Video game morals Versus Real world morals


So the new HBO series West World based on the cult classic Sci-Fi movie has been released to rave reviews, on of course there are already discussions regarding the sex and nudity in the show. From the usual suspects, of course, those being The Mary Sue. But I am not here to discuss whatever shitty article they decide to post. Rather I am here to discuss what Jonathan Nolan producer of this new series had to say about video game immersion during an interview and how it ties in with the overall theme of the show. For those who are unfamiliar with the premise of the show, you can watch the trailer over here. The basic premise of the show boils down to a virtual wild west world that is filled with robots, where people can escape to and indulge in whatever fantasy they might have without any real word repercussions.

video_game_moral_choices_by_heather_spears-d8e01qaHe made a comment during an interview that stuck with me. So I will be addressing it here: “When people play Grand Theft Auto, they don’t think about the moral repercussions of what they’re doing.”  Gamers like myself play games for escapism. I believe I am a well-balanced adult, who is reasonably well adjusted. I am neither racist, sexist or violent. When it comes to playing video games I want to explore aspects of my personality the law and common sense would not allow me to do in real life. Like playing a Hitman, a murderous thug on a killing spree or a scurvy pirate riding the high seas. These are virtual characters so, of course, we don’t feel bad about killing them. That is the entire appeal of video games and why people enjoy playing them.

And this ties in nicely with the moral police telling us what we can and cannot enjoy. Of course, it would be totally different if it was a real life situation. Human’s, in general, don’t think about the moral repercussions of say killing a cockroach or a fly either. But it starts becoming a significant issue once the thing being killed has the ability for higher cognitive functions and have the ability for emotions and abstract thinking, like say mammals. Hence we place more importance and value on the lives of fellow human beings than any other creature on the planet. And I don’t think we have reached that point in our virtual entertainment just yet where we would possibly start questioning our moral choices in video games.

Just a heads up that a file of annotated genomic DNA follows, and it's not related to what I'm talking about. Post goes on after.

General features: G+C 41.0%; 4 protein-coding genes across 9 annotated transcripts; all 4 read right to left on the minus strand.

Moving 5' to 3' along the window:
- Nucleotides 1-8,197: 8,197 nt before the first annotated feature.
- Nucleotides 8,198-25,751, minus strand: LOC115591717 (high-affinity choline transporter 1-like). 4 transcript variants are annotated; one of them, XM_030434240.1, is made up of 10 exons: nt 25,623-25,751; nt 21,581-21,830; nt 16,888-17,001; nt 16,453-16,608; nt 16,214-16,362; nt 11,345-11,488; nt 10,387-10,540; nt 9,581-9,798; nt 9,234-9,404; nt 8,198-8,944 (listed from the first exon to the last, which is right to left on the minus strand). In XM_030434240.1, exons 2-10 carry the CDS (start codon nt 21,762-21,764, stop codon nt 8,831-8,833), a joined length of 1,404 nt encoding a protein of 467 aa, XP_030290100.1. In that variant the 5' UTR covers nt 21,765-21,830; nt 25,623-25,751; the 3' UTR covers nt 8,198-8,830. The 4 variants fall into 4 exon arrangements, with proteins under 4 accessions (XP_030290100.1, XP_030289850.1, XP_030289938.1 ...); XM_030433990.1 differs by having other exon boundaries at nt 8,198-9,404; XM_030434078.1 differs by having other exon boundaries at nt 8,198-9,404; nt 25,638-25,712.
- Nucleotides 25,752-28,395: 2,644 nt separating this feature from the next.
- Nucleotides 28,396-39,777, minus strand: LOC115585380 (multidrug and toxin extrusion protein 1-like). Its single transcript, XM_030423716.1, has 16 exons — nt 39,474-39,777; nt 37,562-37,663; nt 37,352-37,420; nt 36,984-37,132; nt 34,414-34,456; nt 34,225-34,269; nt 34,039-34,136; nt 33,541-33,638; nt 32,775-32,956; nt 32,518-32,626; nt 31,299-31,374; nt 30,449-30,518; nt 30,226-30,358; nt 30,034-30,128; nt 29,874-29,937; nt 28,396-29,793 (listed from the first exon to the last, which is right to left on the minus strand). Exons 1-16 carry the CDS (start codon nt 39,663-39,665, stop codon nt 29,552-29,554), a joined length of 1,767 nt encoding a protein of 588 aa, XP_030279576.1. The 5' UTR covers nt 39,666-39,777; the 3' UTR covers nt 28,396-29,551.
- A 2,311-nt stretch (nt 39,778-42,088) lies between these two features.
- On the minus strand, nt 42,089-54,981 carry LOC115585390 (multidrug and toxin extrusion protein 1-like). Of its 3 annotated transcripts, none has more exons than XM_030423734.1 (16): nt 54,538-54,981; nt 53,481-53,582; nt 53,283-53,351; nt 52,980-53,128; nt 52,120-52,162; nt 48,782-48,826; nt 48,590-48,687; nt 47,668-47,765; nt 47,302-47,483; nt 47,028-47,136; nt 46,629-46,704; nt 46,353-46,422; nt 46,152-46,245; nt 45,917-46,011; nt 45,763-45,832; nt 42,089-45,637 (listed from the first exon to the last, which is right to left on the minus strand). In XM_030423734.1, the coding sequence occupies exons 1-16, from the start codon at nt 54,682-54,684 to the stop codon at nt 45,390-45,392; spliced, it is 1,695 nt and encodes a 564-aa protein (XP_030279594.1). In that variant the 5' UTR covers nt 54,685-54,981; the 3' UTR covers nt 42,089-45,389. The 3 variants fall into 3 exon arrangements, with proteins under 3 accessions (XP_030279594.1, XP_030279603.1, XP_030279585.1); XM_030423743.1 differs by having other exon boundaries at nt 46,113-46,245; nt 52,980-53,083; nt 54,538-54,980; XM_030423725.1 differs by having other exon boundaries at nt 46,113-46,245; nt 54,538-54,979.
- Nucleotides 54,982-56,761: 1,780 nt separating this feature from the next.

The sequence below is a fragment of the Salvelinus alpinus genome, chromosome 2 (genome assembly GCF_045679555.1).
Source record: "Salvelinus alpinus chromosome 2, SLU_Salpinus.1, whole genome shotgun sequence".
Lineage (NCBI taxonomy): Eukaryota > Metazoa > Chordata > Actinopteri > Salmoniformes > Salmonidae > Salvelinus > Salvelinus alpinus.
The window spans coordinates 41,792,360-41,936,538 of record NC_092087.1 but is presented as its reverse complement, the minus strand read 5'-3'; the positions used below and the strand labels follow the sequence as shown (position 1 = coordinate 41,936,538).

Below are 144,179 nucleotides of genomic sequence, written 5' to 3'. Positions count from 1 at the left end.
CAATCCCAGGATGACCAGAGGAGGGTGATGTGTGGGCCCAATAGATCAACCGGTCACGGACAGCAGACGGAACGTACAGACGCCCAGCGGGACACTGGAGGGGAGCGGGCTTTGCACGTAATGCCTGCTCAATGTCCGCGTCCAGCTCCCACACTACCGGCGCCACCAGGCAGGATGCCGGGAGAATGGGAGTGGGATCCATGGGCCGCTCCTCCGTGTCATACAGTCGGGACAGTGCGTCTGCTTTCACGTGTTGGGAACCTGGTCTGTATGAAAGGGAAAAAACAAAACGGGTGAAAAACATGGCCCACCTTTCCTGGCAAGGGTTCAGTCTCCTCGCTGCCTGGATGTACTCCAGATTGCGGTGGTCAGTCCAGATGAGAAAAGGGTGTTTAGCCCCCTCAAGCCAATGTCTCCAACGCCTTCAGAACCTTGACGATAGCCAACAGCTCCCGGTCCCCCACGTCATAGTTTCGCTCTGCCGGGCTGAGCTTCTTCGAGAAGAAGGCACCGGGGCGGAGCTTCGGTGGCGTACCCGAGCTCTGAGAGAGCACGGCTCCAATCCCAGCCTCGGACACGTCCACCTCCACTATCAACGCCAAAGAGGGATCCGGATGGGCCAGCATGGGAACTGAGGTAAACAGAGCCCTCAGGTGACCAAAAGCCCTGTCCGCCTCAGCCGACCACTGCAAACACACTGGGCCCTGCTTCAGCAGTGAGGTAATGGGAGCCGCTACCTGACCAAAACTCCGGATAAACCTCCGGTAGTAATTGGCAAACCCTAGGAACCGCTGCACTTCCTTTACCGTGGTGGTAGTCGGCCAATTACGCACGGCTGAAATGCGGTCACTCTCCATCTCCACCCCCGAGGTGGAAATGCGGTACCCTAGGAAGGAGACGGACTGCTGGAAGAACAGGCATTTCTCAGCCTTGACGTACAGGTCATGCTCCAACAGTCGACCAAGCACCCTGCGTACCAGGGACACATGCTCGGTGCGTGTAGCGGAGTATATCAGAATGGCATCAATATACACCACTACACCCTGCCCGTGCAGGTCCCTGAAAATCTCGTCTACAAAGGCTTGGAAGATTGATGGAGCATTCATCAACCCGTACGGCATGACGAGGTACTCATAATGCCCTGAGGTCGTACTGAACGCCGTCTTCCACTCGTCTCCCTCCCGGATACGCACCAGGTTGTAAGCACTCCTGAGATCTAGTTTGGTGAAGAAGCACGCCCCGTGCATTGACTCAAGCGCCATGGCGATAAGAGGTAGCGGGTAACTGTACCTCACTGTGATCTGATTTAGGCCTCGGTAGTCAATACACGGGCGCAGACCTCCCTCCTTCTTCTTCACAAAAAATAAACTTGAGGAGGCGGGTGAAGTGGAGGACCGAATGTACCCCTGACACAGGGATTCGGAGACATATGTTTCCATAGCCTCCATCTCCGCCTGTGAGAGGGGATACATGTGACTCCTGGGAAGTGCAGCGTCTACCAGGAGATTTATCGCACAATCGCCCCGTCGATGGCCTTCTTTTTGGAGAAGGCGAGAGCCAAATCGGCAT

a1d6195c7a98b13722b7c589ddc21e3fOf course video games and writers can trick us into caring for a virtual character on screen and make us question or choices and judgments while playing some companies and people like Telltale Games and David Cage has perfected this into an art form. But it is still a far cry from an actual human being of blood and flesh that can feel emotions like pain, love, and happiness. While the recent leaps forward in virtual reality make the experience more interactive it still has a certain disconnect when it comes to killing in a video game versus killing in the real world. Which is why I always laugh when the media tries and paint us gamers and video games as the main cause for what is wrong with society today. When almost all of us can distinguish between what is reality and what is fantasy.

[Editorial Note:] I can only imagine this being the case for many years to come till we start mixing our virtual reality world with what happens out in the real world. But that sounds more like the plot if a badly written B-movie that Hollywood loves to produce.

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About larch

I am a cucumber in a fruit bowl.
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